Companies combine to build distributed propulsion plane

June 18, 2019
Airbus Daher distributed propuslion
The EcoPulse. demonstrator. Image: MIP for Daher

It has enough propellers to have once powered a flight of aircraft but this EcoPulse demonstrator aircraft may be the way of the future.

Aerospace giant Airbus, engine-maker Safran and aircraft manufacturer Daher have teamed up to develop the demonstrator using a wing-mounted distributed hybrid propulsion system.

They plan for a maiden flight in 2022 using Daher’s TBM utility aircraft as a platform.

Distributed hybrid propulsion combines a gas turbine engine with an electrical generator and batteries powering multiple electric motors driving propellers.

Airbus views the technology as an important step towards delivering the certification standards for a more electric aircraft, while Safran plans to become a market leader in the technology.

The companies are developing the plane as part of a three-way collaboration designed to validate technologies that reduce CO2 emissions, cut noise pollution and create new uses for air transportation.

The project has the support of the French Civil Aviation Research Council (CORAC) as well as the nation’s civil aviation authority.

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Safran will provide the distributed hybrid propulsion system, including a combined turbine and power generator, an electric power management system and the integrated “e-Propellers” to be built into the wings.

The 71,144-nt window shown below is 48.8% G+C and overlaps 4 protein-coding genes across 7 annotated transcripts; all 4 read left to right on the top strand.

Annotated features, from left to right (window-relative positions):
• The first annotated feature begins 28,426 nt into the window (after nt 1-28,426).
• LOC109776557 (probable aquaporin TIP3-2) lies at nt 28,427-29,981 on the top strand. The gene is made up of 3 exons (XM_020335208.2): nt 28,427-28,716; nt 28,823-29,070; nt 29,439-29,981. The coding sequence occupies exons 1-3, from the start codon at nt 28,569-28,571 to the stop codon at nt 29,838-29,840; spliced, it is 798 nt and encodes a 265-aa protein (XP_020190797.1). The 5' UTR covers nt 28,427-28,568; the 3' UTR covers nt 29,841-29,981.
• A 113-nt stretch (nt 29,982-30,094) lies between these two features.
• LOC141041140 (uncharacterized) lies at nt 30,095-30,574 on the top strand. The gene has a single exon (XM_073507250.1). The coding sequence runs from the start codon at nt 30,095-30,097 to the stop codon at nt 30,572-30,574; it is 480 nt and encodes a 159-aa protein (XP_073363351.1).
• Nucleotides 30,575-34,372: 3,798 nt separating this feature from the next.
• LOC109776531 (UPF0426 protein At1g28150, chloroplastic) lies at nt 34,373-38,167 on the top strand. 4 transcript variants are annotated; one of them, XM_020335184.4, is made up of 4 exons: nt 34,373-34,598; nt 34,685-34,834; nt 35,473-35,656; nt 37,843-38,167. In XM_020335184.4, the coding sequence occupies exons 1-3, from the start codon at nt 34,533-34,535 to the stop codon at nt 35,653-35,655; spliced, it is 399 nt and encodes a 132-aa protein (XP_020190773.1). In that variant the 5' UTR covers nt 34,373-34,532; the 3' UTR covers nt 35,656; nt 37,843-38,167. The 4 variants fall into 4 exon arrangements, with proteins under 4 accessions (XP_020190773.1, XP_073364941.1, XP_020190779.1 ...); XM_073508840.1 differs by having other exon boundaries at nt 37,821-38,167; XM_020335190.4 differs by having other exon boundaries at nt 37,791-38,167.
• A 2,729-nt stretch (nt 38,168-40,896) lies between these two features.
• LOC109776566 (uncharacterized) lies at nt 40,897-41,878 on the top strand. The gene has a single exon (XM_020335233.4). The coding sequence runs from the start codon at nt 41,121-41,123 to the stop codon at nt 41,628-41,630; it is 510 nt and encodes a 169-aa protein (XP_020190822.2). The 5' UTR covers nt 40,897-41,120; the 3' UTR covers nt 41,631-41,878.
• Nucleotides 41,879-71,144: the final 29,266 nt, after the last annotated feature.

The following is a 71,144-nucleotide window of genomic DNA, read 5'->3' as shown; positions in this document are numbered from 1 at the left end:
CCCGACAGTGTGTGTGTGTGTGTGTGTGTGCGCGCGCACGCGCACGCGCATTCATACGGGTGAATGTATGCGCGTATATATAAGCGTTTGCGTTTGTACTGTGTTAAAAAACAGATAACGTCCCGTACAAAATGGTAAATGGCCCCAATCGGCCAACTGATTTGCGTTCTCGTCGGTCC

The idea is that the e-propellers provide propulsion thrust while at the same time delivering aerodynamic gains by reducing wing surface and wingtip marginal vortices and drag.

Safran says it intends to be the market leader with this type of system by 2025.

“Safran has developed a technology roadmap for the installation of electric thrusters on aircraft. EcoPulseTM offers us an excellent opportunity to evaluate and identify the specific features expected by this market, particularly in terms of new hybrid propulsion aircraft projects,’’ said Safran head of R&T and innovation Stephane Cueille.

Airbus will be responsible for the aerodynamic optimization of the distributed propulsion system and development of the control laws,  while Daher will take care of component and systems installation, flight testing, overall analysis and regulatory construction.

“Reducing the environmental impact of aircraft is a priority for the industry as a whole,’’ Daher aerospace and defense senior vice president Nicholas Orance said.

“So it is with enthusiasm and determination that we welcome the opportunity to be part of this unique partnership alongside Airbus and Safran to succeed in the ambitious challenge set by CORAC.”